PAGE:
We thank Michael Burke for serving as Editor on this manuscript. We also thank Kristopher Preacher and Kemp Ellington for their feedback and support.
Getting What the Occupation Gives: Exploring Multilevel Links Between Work Design and Occupational Values
Article first published online: 10 MAR 2013
© 2013 Wiley Periodicals, Inc.
Volume 66, Issue 3, pages 687–721, Autumn 2013
How to Cite
Dierdorff, E. C. and Morgeson, F. P. (2013), Getting What the Occupation Gives: Exploring Multilevel Links Between Work Design and Occupational Values. Personnel Psychology, 66: 687–721. doi: 10.1111/peps.12023
- Issue published online: 22 JUL 2013
- Article first published online: 10 MAR 2013
- Accepted manuscript online: 15 JAN 2013 10:43AM EST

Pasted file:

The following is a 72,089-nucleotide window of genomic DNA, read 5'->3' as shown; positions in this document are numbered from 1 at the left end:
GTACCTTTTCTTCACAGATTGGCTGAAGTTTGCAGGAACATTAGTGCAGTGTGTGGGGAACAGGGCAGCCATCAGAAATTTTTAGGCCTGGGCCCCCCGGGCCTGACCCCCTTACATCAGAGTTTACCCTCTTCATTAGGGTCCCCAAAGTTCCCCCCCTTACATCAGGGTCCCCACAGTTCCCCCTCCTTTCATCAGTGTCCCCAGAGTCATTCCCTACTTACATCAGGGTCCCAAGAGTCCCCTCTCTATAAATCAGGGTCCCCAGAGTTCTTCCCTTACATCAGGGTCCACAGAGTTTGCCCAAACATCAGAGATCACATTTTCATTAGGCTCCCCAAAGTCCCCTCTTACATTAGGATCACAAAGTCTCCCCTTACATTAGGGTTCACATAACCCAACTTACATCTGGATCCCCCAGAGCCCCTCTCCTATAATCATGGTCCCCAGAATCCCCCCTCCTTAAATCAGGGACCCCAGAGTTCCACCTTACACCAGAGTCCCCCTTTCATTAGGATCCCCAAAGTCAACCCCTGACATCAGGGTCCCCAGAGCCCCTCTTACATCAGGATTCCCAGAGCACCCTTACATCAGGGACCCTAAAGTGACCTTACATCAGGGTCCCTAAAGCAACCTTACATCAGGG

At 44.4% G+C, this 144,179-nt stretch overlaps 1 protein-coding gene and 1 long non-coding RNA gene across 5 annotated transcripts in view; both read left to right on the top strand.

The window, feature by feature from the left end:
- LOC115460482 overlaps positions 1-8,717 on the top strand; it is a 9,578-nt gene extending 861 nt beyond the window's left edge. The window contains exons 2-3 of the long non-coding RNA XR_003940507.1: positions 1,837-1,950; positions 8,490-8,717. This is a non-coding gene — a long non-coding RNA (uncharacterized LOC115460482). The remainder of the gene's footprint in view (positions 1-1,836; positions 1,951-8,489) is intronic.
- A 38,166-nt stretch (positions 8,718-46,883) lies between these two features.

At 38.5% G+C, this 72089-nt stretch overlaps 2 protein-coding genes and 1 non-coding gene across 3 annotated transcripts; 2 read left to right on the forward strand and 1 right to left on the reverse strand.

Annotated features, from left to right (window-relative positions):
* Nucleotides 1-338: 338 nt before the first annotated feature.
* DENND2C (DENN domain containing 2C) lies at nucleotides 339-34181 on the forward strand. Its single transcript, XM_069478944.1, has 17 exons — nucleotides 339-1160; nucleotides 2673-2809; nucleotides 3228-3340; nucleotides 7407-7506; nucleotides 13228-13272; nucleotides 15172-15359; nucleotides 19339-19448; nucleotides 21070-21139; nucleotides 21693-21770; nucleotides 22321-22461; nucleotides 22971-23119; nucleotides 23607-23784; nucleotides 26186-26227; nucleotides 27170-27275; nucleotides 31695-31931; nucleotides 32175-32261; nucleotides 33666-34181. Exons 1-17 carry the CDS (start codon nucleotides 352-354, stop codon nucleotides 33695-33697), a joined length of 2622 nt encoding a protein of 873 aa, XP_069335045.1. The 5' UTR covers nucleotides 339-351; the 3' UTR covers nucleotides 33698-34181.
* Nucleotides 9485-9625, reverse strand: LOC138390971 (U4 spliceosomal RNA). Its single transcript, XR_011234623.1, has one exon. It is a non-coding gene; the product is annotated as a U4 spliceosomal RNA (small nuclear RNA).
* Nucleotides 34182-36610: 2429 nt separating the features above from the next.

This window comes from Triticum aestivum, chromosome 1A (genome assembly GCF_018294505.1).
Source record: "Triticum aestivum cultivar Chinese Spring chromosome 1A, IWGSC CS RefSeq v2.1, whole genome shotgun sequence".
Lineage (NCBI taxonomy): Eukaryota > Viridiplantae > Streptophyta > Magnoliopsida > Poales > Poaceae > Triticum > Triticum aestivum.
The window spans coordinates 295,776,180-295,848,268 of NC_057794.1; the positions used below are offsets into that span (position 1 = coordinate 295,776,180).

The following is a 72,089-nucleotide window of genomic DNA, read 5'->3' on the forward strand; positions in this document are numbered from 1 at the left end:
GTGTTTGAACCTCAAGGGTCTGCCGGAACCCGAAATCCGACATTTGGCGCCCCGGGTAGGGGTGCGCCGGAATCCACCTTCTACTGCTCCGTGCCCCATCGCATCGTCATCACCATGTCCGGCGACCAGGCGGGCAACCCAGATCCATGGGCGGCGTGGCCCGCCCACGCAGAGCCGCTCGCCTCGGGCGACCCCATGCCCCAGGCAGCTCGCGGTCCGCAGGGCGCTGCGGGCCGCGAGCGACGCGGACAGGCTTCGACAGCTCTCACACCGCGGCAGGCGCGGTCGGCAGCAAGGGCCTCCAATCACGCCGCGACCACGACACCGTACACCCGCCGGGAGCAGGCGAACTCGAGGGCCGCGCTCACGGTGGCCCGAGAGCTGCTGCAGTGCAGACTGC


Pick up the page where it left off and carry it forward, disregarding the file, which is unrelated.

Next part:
The history of work design research is voluminous and compelling. Thousands of studies have demonstrated the wide-reaching and powerful impact the design of work can have on a host of meaningful outcomes. Yet, absent in much of this research is an explicit consideration of the context within which work is performed and how this context might impact work design. Drawing from the theory of work adjustment, we describe the different ways in which occupations are linked to work design. In a sample of 805 individuals from 230 occupations, our multilevel examinations show the occupational-level values of achievement, independence, altruism, status, and comfort are related to a variety of work characteristics. In addition, we found that work characteristics are key mechanisms through which these occupational values affect individual-level job satisfaction. Implications of these results for work design theory and practice are discussed.